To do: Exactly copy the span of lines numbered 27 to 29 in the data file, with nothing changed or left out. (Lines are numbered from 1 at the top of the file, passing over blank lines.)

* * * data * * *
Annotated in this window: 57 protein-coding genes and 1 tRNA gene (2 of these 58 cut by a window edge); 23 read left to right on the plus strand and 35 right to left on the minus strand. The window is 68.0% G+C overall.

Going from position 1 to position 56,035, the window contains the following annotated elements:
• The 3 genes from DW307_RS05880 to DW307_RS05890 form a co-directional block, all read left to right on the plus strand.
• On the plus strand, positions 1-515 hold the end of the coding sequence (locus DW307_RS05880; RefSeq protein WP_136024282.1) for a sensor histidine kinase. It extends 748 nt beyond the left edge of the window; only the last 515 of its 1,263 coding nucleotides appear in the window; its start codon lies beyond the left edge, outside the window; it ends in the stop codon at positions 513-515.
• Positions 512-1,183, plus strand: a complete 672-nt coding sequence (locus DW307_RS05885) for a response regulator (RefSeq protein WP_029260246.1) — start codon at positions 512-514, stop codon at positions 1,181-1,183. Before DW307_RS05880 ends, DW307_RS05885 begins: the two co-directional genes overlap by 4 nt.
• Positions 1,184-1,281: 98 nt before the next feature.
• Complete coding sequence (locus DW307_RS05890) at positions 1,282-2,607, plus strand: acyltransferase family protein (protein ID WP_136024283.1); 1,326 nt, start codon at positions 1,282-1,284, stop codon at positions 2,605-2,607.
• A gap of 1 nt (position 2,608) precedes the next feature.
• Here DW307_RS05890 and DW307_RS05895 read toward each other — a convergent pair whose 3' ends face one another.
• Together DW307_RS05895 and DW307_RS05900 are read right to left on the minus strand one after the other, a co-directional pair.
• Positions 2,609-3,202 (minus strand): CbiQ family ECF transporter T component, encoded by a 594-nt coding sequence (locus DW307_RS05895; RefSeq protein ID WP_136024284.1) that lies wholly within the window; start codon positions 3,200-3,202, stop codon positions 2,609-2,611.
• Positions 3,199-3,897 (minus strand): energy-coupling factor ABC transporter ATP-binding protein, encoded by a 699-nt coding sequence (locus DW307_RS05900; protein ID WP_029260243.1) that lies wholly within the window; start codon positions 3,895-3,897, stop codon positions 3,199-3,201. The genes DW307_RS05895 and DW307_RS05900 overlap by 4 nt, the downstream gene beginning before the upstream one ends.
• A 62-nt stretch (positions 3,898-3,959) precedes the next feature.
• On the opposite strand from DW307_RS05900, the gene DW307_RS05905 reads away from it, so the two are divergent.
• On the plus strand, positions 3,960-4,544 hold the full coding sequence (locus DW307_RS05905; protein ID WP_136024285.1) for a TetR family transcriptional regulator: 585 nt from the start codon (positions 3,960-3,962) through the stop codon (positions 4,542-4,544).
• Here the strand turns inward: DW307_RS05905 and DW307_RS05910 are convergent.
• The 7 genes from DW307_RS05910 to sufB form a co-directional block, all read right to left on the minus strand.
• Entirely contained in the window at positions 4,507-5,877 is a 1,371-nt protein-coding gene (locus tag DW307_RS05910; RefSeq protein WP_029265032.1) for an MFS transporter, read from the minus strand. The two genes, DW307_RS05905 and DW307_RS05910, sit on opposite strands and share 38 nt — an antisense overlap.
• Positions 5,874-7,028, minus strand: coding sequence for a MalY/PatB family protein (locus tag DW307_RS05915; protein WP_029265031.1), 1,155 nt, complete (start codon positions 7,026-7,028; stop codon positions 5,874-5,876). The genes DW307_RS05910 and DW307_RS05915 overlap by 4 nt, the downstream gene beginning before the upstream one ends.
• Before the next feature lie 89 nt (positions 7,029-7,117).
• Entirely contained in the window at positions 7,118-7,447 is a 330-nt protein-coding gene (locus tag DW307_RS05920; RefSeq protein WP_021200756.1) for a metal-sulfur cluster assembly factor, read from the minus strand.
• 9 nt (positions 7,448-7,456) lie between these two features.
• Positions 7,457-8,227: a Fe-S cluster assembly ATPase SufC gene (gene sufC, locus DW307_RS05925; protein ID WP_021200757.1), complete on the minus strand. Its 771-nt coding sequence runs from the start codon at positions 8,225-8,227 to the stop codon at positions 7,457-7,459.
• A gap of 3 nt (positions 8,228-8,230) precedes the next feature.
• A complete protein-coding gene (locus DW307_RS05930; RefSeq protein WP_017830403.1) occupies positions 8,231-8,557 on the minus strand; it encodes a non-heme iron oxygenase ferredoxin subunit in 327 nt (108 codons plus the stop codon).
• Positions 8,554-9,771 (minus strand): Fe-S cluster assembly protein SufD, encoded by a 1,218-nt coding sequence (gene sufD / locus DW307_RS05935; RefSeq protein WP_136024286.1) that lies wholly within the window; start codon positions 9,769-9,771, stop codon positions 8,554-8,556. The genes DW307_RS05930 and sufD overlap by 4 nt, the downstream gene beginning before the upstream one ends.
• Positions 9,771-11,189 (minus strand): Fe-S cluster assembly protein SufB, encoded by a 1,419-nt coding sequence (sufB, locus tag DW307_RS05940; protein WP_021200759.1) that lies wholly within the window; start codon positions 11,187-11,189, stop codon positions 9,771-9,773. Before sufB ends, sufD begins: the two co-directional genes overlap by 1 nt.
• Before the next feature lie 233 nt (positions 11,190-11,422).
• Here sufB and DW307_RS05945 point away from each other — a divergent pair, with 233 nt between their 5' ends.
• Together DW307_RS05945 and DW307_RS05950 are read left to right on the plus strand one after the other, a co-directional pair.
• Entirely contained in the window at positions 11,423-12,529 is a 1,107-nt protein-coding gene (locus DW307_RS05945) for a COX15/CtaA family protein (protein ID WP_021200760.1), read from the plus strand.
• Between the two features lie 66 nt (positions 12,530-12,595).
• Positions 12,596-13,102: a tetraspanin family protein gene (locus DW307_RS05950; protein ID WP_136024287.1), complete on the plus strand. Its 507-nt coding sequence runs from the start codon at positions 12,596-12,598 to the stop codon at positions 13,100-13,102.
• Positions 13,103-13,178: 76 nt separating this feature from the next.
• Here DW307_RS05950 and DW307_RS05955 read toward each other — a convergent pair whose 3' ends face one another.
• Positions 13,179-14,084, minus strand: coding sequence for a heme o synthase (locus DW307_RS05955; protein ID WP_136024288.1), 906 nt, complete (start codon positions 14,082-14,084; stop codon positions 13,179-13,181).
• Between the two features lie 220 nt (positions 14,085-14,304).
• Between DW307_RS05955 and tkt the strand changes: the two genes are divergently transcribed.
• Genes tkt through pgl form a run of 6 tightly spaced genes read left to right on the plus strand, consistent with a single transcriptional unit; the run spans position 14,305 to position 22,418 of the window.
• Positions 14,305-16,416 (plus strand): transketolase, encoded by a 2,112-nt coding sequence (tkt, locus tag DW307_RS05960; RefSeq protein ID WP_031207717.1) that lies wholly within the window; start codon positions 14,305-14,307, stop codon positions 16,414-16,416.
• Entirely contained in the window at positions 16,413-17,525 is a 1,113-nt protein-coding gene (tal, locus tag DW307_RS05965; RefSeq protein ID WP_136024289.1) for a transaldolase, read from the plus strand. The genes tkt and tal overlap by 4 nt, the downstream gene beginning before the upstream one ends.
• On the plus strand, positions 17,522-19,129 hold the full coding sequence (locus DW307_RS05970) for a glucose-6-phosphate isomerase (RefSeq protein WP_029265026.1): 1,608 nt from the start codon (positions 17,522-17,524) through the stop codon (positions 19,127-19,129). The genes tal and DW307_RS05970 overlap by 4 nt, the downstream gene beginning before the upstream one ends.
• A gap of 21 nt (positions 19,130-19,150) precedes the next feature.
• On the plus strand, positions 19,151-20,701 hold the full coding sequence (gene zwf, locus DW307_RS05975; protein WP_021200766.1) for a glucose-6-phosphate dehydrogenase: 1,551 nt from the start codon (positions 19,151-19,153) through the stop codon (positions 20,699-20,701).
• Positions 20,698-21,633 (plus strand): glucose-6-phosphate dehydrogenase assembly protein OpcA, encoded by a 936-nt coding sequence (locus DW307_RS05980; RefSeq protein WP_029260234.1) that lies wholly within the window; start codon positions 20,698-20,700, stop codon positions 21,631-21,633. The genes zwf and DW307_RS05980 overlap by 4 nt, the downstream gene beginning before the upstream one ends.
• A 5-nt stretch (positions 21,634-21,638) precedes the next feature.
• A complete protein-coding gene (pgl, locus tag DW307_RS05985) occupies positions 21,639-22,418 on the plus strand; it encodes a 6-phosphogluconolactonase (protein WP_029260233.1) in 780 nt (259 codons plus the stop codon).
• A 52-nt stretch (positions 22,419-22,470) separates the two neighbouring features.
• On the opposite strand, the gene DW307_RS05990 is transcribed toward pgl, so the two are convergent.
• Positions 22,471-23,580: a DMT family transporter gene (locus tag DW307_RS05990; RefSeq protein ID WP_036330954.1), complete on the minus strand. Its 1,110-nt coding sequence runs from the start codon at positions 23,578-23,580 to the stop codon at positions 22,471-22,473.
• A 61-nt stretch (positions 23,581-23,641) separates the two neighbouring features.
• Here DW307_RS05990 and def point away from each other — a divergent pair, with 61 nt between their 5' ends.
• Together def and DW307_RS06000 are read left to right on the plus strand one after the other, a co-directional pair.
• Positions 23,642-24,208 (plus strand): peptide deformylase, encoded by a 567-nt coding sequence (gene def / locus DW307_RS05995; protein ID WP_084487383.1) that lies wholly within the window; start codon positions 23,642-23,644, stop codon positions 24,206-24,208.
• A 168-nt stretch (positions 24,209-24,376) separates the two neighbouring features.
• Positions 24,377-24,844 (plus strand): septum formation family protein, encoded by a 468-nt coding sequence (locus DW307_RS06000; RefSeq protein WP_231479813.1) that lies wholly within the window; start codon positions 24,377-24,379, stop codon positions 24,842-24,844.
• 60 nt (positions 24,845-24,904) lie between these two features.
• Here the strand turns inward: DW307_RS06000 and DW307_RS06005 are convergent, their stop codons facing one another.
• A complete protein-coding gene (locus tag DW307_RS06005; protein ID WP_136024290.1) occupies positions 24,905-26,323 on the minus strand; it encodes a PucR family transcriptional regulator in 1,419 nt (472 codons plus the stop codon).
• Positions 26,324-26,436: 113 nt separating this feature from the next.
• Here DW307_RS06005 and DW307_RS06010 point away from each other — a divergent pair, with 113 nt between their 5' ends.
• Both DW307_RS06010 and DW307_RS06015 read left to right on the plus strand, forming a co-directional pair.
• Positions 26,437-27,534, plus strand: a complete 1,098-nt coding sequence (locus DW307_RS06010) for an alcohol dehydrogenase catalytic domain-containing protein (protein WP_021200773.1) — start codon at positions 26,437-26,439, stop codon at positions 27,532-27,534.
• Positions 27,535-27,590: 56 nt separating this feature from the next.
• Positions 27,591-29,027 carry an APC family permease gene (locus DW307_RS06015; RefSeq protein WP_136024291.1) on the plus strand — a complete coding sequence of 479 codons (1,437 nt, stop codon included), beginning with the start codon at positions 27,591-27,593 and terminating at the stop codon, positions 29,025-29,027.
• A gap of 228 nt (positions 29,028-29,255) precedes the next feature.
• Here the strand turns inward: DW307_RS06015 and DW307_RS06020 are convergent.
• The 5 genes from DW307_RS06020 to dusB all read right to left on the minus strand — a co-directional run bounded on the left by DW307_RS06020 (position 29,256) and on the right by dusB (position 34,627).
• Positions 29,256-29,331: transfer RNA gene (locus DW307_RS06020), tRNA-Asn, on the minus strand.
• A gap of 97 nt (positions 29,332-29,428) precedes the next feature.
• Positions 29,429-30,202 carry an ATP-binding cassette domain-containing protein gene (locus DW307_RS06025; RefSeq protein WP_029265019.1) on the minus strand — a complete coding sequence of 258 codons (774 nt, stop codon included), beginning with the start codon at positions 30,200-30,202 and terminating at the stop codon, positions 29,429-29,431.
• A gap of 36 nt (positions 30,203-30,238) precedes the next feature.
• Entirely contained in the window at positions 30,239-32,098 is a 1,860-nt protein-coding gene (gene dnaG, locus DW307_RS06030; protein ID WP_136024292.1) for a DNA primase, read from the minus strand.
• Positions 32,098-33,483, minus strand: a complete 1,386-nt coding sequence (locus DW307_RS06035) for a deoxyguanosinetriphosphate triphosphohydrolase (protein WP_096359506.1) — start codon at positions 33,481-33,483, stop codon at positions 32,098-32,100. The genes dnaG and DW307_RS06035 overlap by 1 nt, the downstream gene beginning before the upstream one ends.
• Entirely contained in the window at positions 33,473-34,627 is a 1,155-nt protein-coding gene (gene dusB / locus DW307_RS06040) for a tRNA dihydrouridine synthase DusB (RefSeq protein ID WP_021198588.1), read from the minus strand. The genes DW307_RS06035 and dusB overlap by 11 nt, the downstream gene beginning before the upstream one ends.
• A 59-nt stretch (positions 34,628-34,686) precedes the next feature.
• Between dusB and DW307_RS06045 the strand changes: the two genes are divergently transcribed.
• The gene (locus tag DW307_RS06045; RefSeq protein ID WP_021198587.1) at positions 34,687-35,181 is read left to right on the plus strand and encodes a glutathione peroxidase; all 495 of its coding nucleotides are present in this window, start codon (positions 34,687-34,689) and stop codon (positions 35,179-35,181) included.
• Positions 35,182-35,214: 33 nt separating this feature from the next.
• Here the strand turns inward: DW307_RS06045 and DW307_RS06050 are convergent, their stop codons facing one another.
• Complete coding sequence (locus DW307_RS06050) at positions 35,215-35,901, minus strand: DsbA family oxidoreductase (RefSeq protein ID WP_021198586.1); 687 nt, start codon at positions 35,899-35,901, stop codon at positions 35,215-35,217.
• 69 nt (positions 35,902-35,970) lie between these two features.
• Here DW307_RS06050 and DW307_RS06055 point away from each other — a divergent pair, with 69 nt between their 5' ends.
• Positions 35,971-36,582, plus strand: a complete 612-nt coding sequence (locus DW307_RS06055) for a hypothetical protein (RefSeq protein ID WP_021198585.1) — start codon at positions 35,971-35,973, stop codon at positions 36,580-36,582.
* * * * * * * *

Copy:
• Positions 9,771-11,189 (minus strand): Fe-S cluster assembly protein SufB, encoded by a 1,419-nt coding sequence (sufB, locus tag DW307_RS05940; protein WP_021200759.1) that lies wholly within the window; start codon positions 11,187-11,189, stop codon positions 9,771-9,773. Before sufB ends, sufD begins: the two co-directional genes overlap by 1 nt.
• Before the next feature lie 233 nt (positions 11,190-11,422).
• Here sufB and DW307_RS05945 point away from each other — a divergent pair, with 233 nt between their 5' ends.